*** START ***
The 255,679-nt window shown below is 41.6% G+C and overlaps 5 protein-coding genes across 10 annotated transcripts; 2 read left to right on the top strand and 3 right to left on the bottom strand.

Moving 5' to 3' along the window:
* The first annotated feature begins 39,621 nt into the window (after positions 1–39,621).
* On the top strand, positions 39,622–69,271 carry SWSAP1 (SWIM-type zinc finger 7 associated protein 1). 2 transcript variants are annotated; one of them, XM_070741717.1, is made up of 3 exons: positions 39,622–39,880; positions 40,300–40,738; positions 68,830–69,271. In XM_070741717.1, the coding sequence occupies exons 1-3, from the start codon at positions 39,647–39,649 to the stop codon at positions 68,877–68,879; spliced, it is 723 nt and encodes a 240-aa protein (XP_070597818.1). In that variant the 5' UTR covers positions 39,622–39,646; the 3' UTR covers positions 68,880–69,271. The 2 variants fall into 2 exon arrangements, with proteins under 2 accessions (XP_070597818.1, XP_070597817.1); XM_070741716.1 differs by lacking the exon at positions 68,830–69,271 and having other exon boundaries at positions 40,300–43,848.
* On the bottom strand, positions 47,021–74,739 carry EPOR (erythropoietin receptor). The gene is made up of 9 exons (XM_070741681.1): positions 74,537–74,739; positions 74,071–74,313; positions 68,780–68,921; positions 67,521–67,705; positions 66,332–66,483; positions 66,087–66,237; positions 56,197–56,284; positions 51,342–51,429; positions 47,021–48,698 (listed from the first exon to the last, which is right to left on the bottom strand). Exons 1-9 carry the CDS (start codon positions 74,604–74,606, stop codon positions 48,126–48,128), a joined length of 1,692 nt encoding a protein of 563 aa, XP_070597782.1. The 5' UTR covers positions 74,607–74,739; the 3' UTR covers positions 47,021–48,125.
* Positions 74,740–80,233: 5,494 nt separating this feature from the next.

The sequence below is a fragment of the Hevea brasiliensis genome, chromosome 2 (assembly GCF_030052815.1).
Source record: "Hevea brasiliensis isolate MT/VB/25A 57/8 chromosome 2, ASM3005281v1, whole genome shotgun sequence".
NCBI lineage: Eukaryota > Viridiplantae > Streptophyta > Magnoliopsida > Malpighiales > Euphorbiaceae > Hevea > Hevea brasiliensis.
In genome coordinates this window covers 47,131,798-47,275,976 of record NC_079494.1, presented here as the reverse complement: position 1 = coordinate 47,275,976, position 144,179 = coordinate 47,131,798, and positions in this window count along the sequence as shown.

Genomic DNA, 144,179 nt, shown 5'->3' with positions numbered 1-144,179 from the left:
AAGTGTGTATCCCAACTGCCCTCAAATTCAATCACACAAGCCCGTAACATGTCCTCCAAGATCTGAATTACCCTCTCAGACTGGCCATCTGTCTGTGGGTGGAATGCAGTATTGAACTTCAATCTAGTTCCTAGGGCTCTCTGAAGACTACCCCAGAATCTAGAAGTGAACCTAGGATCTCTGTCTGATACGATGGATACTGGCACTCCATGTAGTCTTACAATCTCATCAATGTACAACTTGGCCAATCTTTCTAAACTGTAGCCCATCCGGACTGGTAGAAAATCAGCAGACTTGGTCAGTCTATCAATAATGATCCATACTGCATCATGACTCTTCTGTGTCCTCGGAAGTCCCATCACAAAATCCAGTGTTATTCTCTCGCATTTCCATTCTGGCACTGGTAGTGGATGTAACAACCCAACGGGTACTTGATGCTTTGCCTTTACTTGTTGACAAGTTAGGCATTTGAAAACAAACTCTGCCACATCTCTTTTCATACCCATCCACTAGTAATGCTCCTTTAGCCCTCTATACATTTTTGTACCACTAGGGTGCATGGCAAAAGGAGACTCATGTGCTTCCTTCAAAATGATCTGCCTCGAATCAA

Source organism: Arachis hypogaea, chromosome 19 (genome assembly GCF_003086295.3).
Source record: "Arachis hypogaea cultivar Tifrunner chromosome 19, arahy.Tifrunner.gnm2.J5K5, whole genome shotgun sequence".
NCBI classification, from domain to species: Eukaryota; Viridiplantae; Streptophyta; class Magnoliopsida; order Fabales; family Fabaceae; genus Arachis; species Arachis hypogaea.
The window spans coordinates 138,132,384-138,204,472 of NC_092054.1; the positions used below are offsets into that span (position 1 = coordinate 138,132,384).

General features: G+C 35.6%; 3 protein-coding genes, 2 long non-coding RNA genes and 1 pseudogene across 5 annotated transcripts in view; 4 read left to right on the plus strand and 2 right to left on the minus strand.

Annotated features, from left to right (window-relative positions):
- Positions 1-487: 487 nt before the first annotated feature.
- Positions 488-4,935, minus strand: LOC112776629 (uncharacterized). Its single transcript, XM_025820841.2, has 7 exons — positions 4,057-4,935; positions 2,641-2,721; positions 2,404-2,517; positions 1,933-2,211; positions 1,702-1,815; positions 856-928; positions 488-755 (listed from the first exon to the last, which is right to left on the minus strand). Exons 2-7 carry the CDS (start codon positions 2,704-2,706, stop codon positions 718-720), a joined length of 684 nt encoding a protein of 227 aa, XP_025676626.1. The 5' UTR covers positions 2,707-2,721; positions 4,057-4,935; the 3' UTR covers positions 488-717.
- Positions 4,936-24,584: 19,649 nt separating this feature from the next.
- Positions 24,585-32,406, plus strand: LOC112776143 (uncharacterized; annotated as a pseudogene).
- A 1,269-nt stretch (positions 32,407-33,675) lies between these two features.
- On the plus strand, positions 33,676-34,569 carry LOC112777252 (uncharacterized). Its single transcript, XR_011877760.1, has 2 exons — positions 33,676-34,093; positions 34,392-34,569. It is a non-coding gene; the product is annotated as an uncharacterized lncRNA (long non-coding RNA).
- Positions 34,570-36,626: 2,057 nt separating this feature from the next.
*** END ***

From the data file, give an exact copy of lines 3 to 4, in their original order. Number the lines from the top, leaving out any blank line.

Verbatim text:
* The first annotated feature begins 39,621 nt into the window (after positions 1–39,621).
* On the top strand, positions 39,622–69,271 carry SWSAP1 (SWIM-type zinc finger 7 associated protein 1). 2 transcript variants are annotated; one of them, XM_070741717.1, is made up of 3 exons: positions 39,622–39,880; positions 40,300–40,738; positions 68,830–69,271. In XM_070741717.1, the coding sequence occupies exons 1-3, from the start codon at positions 39,647–39,649 to the stop codon at positions 68,877–68,879; spliced, it is 723 nt and encodes a 240-aa protein (XP_070597818.1). In that variant the 5' UTR covers positions 39,622–39,646; the 3' UTR covers positions 68,880–69,271. The 2 variants fall into 2 exon arrangements, with proteins under 2 accessions (XP_070597818.1, XP_070597817.1); XM_070741716.1 differs by lacking the exon at positions 68,830–69,271 and having other exon boundaries at positions 40,300–43,848.